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Thinking About Hardware and Flight Simulators


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(I write this the day after Microsoft announced the system requirements for running Windows 11.)

I run three operating systems (Windows 7, Windows 10 and Linux), and I select which operating system to run using hardware switches.

I continue to run FSX on Windows 7 because Windows 7 has the best user interface of the three operating systems and because FSX does not require online access. Through functionality enabled by certain add-ons (such as Heli Traffic 2009), FSX continues to offer features found in no other flight simulator. My six-year-old hardware easily handles running both Windows 7 and FSX.

MSFS runs beautifully on Windows 10, but MSFS requires online access for full functionality. This does not bode well for my continued use of MSFS on my current hardware. When Windows 10 reaches end of life, I will take it offline, and (since my current hardware does not support use of Windows 11) my use of MSFS on my current hardware will end.

A couple of years ago, I chose to use Linux as my main operating system. It was a good choice. Linux will continue to run on my current hardware for the foreseeable future, and I can continue to enjoy a flight simulator (X-Plane 11) that is being continuously developed.

With my current computer, I won't be getting on the Microsoft hardware-upgrade bandwagon. I can continue to enjoy FSX running on Windows 7 and X-Plane 11 running on Linux. No hardware upgrades required.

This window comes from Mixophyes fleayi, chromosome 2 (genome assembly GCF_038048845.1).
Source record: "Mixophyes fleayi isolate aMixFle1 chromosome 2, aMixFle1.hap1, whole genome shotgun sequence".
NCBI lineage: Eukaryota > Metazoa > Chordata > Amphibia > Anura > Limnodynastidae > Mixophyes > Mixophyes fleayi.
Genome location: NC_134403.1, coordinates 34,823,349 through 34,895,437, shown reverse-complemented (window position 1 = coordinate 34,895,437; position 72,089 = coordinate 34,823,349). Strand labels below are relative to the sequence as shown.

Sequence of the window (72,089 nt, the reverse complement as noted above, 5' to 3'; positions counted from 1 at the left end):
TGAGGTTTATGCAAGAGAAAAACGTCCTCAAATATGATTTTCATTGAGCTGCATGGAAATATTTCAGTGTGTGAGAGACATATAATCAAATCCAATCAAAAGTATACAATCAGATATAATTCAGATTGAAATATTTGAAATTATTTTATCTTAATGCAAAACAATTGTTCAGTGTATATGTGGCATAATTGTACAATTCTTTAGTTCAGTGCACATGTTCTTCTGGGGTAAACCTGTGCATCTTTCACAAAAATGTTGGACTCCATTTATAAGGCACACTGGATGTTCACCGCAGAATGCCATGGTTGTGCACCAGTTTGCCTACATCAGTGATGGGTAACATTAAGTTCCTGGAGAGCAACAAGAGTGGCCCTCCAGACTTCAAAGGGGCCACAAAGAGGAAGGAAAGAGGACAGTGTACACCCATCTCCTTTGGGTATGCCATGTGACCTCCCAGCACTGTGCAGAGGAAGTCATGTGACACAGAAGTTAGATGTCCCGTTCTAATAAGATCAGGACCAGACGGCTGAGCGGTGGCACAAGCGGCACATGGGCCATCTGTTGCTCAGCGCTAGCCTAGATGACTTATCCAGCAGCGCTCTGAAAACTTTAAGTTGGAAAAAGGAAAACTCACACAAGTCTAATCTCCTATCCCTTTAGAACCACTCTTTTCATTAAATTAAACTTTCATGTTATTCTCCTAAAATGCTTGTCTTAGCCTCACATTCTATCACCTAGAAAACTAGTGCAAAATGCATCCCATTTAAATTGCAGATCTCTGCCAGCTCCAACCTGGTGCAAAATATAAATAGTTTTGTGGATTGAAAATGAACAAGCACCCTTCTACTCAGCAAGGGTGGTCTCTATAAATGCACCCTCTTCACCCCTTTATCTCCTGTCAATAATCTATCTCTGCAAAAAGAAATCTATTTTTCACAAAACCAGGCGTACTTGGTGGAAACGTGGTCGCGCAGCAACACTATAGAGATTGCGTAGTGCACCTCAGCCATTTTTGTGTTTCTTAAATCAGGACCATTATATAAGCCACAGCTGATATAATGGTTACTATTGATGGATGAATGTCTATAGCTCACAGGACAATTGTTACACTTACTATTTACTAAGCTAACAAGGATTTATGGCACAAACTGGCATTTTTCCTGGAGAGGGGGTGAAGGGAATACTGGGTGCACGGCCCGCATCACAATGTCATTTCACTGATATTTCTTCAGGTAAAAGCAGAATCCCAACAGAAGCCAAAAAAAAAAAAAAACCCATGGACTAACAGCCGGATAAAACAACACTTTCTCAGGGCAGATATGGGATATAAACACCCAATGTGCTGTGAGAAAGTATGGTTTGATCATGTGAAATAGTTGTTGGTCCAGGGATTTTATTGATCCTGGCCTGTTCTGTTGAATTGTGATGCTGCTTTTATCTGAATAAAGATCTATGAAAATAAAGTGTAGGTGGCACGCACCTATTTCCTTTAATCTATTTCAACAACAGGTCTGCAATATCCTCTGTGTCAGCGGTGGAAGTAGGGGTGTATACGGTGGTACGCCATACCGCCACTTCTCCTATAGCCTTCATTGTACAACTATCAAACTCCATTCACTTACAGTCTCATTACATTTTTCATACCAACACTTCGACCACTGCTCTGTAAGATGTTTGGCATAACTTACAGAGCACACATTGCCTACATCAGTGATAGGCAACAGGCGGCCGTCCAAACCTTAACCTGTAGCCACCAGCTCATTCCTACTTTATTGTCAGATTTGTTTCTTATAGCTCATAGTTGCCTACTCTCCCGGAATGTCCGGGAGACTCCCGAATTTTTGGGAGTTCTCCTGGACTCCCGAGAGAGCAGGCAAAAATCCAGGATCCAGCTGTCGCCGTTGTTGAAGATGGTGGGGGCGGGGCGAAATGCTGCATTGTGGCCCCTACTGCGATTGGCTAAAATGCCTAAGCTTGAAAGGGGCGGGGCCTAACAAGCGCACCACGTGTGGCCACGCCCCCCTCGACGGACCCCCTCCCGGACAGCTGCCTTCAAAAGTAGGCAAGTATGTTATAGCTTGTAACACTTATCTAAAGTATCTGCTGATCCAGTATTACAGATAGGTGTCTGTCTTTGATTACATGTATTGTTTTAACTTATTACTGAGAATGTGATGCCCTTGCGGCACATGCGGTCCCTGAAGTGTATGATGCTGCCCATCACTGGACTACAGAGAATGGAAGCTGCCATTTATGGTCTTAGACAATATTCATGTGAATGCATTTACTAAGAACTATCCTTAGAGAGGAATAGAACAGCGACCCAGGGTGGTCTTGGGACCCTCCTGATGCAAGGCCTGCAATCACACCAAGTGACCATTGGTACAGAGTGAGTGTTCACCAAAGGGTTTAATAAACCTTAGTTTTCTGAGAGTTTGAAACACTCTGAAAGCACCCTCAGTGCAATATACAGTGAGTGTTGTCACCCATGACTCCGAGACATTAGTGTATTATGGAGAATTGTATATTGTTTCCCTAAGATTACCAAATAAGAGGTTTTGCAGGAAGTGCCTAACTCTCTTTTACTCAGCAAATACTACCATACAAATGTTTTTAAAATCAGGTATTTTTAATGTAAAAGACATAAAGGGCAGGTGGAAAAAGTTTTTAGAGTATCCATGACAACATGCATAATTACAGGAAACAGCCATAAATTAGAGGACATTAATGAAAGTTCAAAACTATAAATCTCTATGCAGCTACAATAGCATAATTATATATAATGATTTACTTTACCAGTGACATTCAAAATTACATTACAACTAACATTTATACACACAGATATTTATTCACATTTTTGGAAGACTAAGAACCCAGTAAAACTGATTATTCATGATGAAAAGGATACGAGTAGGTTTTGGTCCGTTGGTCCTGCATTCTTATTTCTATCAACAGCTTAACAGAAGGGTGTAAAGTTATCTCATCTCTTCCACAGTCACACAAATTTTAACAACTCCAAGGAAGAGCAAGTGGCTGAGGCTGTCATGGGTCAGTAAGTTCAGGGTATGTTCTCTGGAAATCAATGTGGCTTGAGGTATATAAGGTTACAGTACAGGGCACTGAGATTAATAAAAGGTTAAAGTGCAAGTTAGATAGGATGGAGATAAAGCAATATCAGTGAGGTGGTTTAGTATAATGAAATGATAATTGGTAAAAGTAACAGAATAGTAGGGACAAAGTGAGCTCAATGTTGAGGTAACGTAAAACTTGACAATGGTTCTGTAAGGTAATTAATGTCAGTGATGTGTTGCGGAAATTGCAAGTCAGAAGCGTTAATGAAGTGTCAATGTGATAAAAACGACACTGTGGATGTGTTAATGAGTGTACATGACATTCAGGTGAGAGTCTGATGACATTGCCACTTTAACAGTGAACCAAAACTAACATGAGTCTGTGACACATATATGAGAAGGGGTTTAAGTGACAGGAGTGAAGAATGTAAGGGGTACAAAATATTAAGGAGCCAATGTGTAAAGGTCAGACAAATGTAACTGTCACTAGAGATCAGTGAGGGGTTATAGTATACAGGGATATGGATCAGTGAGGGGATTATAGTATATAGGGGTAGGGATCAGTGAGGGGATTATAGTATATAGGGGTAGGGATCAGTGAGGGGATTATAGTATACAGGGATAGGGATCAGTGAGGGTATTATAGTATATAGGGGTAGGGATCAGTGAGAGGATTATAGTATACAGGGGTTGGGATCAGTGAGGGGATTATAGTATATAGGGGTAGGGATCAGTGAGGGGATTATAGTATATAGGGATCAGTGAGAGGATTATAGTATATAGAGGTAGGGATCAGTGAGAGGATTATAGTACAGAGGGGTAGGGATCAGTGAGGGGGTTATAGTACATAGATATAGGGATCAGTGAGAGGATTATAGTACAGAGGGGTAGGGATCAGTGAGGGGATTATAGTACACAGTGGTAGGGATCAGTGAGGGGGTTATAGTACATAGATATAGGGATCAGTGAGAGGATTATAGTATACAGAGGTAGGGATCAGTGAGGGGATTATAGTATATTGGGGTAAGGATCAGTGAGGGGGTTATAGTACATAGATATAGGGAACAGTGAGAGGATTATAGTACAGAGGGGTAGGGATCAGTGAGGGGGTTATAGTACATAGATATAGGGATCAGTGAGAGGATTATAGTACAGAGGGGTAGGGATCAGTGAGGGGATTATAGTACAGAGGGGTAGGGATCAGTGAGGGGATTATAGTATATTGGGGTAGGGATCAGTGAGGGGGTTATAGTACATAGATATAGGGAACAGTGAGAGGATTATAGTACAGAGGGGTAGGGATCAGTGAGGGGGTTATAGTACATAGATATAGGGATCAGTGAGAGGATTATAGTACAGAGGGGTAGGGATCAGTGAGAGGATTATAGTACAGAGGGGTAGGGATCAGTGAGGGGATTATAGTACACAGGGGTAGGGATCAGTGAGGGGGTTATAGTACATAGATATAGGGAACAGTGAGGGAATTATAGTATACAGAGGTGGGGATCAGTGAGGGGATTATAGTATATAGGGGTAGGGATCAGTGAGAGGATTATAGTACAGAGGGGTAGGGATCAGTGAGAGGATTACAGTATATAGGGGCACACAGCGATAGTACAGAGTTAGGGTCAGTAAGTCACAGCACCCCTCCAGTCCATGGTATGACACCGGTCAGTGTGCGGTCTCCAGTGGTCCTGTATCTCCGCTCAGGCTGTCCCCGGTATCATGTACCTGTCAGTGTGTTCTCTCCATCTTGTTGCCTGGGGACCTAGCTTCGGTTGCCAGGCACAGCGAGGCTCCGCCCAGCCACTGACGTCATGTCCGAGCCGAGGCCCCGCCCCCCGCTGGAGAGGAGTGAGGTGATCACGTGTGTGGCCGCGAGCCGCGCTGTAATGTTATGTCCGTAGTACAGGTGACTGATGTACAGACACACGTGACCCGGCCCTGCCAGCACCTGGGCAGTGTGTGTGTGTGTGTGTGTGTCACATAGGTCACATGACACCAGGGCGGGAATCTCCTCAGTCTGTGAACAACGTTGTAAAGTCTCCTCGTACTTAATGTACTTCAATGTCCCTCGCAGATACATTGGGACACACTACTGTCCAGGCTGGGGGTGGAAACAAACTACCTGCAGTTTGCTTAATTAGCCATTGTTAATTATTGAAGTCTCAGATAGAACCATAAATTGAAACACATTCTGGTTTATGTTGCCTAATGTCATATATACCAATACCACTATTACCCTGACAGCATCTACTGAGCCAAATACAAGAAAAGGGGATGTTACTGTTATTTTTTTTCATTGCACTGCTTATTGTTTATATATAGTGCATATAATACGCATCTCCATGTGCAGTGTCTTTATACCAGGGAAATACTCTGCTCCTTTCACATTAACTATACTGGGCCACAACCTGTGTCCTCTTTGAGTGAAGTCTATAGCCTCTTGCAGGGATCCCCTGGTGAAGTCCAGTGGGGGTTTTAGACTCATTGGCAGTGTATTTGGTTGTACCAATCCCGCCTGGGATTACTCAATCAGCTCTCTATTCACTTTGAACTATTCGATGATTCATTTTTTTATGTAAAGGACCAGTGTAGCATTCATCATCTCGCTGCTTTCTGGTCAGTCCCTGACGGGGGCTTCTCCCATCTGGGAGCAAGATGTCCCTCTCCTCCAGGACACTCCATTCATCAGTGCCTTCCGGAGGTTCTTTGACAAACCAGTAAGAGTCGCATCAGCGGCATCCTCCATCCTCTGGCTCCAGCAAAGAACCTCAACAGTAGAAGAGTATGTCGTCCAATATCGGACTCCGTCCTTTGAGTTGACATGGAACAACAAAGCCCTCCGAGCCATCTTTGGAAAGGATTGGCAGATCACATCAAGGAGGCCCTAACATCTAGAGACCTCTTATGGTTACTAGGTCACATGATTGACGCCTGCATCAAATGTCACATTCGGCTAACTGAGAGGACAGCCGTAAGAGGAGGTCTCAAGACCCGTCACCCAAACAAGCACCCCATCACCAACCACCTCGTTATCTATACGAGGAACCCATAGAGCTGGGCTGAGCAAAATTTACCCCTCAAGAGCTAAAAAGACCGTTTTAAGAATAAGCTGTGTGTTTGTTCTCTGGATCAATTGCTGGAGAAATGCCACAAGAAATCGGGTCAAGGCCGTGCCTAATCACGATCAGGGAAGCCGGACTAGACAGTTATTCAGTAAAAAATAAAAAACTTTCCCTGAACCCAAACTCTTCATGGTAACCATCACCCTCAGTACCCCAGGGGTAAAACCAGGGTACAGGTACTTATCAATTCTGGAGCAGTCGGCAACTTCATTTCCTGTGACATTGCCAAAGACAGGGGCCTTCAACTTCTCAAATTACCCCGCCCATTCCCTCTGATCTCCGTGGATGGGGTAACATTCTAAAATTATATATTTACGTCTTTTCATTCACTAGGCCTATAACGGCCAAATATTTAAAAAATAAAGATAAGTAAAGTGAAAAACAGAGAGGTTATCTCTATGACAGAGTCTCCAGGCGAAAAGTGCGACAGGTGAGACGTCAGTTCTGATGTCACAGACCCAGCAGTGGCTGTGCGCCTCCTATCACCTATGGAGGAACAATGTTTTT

Dan

 

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Hi Dan

Thanks for posting. I can understand your point of view, I am a 'fan' of Linux too but I have now removed all other sims (I had most of them) to concentrate on MSFS. It seem that being online is crucial for many programs if you want to interact with other pilots, we have our own little moderators group and enjoy flying together.

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As an afterthought, I offer this question that may be answered in time:

Will it be possible to run MSFS on Linux using Valve's Proton technology (which enables running Windows-only games on Linux) together with Nvidia's DLSS technology (found in the most recent Nvidia graphics cards)? The idea is that DLSS would compensate for loss in speed caused by the Proton layer.

The first question leads to another question:

Will Microsoft allow it?

Microsoft could either ban it outright, or they could sell MSFS licenses that would allow running MSFS on Linux.

Dan

 

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That would be a first?

Surely, Linux and Apache being opensource are the opposition. I don't think it will be a dilemma I will have to worry about :) 

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